How does an FCA work?
A flood control area is an area adjacent to the river that is surrounded by a ring levee. This area serves as a water buffer zone in extreme weather conditions.
In an well-defined area, we build a high, sturdy ring levee inland, along the river. The existing river levee is then lowered and reinforced. The water can then flow over this overflow levee in the event of high water levels on the river. The ring levee protects the residential areas beyond it from flooding.
This creates a flood control area, which can store large amounts of water, along the river. The river’s water level is then reduced, which in turn relieves the pressure on the levees. The tidal wave loses a great deal of its force, and the risk of flooding or of a levee breach declines.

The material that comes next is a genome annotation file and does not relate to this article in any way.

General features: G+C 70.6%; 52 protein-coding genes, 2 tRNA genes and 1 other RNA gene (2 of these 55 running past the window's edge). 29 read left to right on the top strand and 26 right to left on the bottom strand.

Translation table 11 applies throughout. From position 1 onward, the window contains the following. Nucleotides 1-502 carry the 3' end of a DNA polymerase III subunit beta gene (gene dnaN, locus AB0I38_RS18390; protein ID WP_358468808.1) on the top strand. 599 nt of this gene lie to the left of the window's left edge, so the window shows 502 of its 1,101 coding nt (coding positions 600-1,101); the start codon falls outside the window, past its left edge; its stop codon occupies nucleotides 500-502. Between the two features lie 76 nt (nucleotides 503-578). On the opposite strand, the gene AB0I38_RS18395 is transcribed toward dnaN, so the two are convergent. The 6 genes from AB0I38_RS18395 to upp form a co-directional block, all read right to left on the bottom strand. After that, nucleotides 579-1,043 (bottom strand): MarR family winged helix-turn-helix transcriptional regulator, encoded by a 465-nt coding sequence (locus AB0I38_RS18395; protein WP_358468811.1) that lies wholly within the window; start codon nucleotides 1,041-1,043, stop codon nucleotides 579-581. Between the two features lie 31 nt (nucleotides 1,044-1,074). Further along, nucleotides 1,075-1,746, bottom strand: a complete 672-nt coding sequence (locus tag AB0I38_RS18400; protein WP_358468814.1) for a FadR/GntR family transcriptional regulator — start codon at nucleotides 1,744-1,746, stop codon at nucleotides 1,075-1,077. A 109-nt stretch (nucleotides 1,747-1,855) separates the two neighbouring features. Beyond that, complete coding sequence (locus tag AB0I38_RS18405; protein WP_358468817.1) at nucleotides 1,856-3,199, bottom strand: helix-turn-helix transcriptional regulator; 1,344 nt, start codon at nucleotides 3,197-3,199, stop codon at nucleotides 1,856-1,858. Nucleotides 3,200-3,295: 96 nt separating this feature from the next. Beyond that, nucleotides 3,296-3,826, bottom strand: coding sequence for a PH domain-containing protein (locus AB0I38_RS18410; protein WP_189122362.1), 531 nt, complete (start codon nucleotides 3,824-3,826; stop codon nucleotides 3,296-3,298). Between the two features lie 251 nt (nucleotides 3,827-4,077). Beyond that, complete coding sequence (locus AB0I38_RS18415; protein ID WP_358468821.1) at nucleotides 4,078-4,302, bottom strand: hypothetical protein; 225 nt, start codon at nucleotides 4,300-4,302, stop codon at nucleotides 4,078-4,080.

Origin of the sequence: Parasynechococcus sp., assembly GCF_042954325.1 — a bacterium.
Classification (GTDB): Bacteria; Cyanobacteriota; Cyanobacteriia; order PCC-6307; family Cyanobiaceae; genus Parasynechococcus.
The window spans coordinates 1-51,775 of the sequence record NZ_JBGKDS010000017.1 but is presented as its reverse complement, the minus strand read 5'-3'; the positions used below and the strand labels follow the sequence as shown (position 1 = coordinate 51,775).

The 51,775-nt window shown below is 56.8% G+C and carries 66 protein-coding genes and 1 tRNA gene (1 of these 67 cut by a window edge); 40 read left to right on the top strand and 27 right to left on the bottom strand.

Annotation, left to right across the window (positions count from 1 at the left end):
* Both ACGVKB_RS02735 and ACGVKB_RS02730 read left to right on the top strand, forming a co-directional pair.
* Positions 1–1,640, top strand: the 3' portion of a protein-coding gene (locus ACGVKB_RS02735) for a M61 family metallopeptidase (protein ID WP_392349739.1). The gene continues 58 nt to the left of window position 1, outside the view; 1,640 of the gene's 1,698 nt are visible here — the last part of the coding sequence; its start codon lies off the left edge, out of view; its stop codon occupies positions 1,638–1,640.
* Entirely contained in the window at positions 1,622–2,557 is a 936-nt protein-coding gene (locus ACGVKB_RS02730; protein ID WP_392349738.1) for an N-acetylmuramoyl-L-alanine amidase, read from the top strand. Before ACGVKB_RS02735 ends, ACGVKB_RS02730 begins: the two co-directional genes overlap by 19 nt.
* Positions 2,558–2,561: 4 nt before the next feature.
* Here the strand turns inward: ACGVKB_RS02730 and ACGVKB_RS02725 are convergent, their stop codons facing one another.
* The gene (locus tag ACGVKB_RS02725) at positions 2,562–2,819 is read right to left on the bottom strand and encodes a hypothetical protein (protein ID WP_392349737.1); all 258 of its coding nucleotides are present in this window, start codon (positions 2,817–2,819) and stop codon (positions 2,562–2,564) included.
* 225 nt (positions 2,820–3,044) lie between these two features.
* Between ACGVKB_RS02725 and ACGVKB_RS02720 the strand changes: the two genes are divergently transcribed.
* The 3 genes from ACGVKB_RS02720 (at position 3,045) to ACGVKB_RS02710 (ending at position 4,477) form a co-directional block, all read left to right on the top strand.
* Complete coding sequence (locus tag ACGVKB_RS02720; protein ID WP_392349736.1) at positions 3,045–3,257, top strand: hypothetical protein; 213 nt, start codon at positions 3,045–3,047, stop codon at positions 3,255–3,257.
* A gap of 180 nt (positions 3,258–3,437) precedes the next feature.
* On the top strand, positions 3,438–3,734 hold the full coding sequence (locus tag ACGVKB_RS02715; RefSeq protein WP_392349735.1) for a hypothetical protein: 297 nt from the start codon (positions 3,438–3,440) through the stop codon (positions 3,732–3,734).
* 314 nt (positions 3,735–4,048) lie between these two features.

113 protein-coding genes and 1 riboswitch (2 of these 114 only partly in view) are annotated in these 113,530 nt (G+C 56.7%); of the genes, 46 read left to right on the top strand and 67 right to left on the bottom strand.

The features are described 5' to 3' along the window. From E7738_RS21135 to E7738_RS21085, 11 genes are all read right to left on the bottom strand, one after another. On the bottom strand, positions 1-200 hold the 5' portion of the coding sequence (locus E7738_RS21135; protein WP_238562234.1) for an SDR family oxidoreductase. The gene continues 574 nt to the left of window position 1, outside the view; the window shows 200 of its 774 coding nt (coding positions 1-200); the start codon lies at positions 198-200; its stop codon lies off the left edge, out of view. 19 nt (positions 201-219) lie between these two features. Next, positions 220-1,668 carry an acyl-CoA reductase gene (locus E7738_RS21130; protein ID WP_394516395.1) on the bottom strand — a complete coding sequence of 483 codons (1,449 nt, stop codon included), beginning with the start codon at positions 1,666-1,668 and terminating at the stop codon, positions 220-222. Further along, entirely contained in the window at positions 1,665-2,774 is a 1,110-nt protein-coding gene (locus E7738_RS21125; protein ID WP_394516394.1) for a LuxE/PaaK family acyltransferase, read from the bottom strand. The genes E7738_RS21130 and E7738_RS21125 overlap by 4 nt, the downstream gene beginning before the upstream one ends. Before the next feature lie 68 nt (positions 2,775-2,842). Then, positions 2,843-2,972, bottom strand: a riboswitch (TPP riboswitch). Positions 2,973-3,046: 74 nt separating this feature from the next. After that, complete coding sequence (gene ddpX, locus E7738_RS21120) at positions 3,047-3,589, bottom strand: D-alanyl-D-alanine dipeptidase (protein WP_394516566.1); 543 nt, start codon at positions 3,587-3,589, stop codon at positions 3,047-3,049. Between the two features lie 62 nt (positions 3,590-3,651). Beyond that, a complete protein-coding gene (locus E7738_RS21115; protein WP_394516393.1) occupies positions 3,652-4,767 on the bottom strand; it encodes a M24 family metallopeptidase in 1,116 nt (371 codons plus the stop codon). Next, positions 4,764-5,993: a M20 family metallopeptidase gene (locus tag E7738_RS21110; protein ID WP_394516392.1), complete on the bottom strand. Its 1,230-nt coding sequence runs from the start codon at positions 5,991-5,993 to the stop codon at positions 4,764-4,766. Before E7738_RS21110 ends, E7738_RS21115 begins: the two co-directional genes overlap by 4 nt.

As soon as the water level in the river is sufficiently reduced, the water in the flood control area drains away through discharge sluices.
Generally speaking, a flood control area only occasionally fills with water. The rest of the time the area can have another function. Farmers can let their livestock graze in some flood control areas, while valuable nature can develop in others.